A solid fuel produced by shredding municipal solid waste (MSW). Noncombustible materials such as glass and metals are generally removed prior to making RDF. The residual material is sold as-is or compressed into pellets, bricks, or logs. 


RDF processing facilities are typically located near a source of MSWVarious countries are facing a severe energy shortage crisis this year. The dwindling resources of energy has forced many industries to look for alternate fuels. Refuse Derived Fuel (RDF) is now being considered as a primary source of alternate energy  globally. The advent of RDF technology was primarily aimed at reducing the amount of solid wastes being produced in the country. However the recent shortage and high prices of fossil fuels has suddenly created massive demand for this product.


RDF plants recover recyclables from bulk waste and prepare the residual waste into a high calorific material so that it can be burnt as a fuel. This high-calorie material is called refuse-derived fuel (RDF) and it is suitable for burning at cement kilns, incinerators  steam boilers power plants  and other plants requiring input fuel such as hotels etc too


The advantages of  RDF production plants

  • Recovery of recyclables otherwise going to landfill
  • Avoidance of Landfill tax by diverting bulk waste from landfill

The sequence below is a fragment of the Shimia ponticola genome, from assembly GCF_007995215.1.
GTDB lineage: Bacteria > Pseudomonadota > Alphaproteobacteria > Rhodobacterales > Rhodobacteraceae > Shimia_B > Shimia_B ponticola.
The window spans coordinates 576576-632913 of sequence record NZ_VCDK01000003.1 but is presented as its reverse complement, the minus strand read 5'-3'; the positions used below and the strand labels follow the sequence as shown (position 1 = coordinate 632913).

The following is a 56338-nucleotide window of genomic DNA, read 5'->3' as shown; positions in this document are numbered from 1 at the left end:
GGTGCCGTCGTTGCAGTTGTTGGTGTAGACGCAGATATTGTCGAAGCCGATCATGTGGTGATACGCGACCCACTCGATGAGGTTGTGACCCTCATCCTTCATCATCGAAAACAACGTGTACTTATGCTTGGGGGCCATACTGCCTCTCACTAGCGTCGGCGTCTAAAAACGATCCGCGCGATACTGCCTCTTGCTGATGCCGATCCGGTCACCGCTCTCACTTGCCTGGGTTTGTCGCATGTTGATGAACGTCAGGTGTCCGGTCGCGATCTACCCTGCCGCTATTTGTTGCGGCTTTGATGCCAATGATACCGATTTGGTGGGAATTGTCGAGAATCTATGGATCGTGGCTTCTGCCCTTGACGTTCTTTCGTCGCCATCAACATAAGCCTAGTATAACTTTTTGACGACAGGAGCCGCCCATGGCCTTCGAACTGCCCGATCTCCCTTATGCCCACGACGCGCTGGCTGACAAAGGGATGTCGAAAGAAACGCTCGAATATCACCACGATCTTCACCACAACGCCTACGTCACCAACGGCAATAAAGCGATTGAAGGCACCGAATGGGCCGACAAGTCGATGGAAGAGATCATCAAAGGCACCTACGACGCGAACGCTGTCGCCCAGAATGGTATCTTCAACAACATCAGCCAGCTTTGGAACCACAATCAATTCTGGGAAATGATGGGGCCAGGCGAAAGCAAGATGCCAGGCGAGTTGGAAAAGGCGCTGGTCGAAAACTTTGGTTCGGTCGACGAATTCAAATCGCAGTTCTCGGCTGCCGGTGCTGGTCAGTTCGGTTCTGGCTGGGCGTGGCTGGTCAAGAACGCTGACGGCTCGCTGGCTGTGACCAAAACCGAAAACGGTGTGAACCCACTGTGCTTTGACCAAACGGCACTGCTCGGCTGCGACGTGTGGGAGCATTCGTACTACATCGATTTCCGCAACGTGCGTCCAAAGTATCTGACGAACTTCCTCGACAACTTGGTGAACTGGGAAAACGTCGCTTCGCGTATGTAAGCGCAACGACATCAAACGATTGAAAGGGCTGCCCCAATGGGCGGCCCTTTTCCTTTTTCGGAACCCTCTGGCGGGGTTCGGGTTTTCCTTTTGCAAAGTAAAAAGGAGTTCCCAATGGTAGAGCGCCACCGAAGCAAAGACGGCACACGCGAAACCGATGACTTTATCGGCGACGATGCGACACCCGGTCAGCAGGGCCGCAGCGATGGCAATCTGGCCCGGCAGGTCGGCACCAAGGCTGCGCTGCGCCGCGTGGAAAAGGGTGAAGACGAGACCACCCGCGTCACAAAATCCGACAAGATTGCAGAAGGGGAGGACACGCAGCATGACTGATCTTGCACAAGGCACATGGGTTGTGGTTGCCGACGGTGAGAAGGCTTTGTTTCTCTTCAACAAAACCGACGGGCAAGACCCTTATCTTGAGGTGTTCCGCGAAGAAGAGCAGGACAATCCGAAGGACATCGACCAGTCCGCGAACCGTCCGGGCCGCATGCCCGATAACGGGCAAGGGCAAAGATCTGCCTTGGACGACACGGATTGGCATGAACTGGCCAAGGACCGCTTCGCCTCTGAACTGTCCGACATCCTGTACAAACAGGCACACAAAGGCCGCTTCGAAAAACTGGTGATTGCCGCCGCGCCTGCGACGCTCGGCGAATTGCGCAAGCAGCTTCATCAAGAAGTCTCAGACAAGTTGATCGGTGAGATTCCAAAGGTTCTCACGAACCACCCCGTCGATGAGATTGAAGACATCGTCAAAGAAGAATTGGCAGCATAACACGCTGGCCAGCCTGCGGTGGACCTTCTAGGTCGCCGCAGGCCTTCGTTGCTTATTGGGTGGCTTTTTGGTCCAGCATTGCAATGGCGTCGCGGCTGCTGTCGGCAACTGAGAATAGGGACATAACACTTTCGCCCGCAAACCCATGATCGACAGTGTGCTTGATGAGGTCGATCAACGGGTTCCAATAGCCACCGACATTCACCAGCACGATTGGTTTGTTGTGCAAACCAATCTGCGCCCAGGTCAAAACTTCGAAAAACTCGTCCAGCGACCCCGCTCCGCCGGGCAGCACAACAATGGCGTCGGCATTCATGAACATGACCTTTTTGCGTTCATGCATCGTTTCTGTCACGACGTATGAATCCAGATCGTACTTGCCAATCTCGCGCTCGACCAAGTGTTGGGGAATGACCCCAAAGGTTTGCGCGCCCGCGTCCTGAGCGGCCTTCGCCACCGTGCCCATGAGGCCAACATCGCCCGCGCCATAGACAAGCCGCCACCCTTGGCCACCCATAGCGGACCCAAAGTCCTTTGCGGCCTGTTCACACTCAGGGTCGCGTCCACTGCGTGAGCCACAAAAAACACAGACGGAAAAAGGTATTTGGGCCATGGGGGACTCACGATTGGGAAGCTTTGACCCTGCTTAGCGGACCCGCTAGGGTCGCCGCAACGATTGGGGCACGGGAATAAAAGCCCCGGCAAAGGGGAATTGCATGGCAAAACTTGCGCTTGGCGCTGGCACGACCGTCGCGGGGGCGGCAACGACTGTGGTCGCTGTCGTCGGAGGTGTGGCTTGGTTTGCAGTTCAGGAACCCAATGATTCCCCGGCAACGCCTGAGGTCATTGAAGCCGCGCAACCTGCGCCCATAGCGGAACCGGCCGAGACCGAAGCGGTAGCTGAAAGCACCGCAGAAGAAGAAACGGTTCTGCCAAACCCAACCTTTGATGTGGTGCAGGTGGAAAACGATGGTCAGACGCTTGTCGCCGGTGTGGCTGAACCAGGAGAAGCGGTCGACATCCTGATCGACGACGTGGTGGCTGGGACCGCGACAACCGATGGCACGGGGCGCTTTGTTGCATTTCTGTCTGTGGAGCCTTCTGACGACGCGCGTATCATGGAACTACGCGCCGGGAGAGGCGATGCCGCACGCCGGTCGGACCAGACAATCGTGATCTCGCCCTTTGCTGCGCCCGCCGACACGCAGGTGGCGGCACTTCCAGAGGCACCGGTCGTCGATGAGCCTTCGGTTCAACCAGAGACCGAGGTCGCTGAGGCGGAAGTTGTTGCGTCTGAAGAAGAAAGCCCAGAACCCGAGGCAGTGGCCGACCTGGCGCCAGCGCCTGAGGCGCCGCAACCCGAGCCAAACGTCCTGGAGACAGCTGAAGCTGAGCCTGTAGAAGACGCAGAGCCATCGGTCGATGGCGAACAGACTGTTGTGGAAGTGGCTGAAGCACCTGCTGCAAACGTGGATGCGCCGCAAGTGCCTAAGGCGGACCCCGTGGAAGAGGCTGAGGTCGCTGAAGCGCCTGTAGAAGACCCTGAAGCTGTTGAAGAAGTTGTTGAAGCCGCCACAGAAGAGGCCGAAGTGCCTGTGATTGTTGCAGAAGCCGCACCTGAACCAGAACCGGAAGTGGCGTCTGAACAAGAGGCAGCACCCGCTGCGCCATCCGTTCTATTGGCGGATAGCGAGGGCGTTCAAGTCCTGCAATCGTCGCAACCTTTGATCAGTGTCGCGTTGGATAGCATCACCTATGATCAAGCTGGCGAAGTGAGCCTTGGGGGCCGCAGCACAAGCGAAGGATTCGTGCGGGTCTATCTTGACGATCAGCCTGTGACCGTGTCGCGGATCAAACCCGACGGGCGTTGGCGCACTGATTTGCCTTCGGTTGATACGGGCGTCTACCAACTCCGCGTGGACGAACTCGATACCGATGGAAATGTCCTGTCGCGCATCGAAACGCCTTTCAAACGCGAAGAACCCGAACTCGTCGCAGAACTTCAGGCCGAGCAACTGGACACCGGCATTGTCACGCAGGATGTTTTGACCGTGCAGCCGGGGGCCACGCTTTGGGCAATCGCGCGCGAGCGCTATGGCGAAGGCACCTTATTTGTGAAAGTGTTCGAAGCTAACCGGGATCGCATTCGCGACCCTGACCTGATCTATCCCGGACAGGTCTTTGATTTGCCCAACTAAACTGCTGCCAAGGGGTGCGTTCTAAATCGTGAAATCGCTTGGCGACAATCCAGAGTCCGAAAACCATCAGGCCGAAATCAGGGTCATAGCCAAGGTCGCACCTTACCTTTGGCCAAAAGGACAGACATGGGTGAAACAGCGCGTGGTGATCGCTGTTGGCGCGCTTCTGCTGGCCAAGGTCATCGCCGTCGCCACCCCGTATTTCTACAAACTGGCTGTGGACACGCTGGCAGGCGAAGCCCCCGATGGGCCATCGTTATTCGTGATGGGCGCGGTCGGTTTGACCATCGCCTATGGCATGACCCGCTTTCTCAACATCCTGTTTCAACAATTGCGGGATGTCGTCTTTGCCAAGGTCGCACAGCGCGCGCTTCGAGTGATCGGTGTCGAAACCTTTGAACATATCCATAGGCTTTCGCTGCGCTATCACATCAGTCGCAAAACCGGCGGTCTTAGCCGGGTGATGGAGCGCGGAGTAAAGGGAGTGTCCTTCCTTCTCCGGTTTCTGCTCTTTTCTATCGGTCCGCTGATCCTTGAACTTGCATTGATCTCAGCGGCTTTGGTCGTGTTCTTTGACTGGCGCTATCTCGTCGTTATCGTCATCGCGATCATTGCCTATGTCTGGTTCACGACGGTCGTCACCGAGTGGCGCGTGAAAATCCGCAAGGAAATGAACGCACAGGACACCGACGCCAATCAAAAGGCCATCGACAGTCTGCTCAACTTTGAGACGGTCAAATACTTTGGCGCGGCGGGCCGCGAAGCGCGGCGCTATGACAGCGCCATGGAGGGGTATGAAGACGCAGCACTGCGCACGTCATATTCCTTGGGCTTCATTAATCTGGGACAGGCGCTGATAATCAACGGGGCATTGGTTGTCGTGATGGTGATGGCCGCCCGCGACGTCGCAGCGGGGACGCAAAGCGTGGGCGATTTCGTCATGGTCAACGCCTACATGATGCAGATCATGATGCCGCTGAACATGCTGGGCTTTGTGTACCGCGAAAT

• The ability to process multiple waste streams e.g. industrial waste, aggregates and household waste over the same system
  • An environmentally-friendly process
  • Helps waste operators comply with the EU’s Landfill Directive & new anti pollution laws world wide as land fills create ground water contamination 
  • 24-hour operation possible
  • Low manual labour around the plant
  • Advancing automated processes and sorting machines mean low levels of labour across the plant
  • We design the plant to produce RDF to the exact calorific value needed by the operator
  • What is RDF?

RDF stands for Refuse-Derived Fuel because it is produced by the treatment of turning bulk waste into a high-calorie fuel.

Why produce RDF?

Alongside MBT, composting and Autoclaving, producing RDF offers waste operators another means of avoiding both the high costs of disposing bulk waste in a landfill site and the unwanted tag of being environmentally unfriendly. By diverting waste from Landfill, the waste operators will also comply with the increasingly influential Landfill Directive, a piece of legislation from the EU & also comply with new strict anti pollution laws globally in place as land fills create severe ground water contamination 

Why not just burn the bulk waste?

There are two reasons that turn the burning of bulk waste into a disadvantage. Firstly, the recyclable fraction within the bulk waste is a valuable resource and burning it is a waste, environmentally.Burning also creates lots of ash dust in the atmosphere & toxins in the atmosphere. This is why recycling comes higher in the government’s waste hierarchy than incineration. Secondly, bulk waste is notoriously variable, or non-homogenous, in terms of its make-up as well as being damp and often large and unwieldy. This causes big problems during the incineration process in terms of low and inconsistent energy content

What’s does an RDF plant do to the waste?

As an overview, an RDF plant will recover the recyclable content and remove the non-combustibles (mainly the organics) to deliver a dry, high calorie, uniform material for consistent, powerful burning. The RDF can be produced as pellets

Who uses RDF?

The RDF will often power a generator on site or it can be sold as a fuel to energy plants, cement kilns, incinerators etc. It can be sold to power stations as a fill-in material.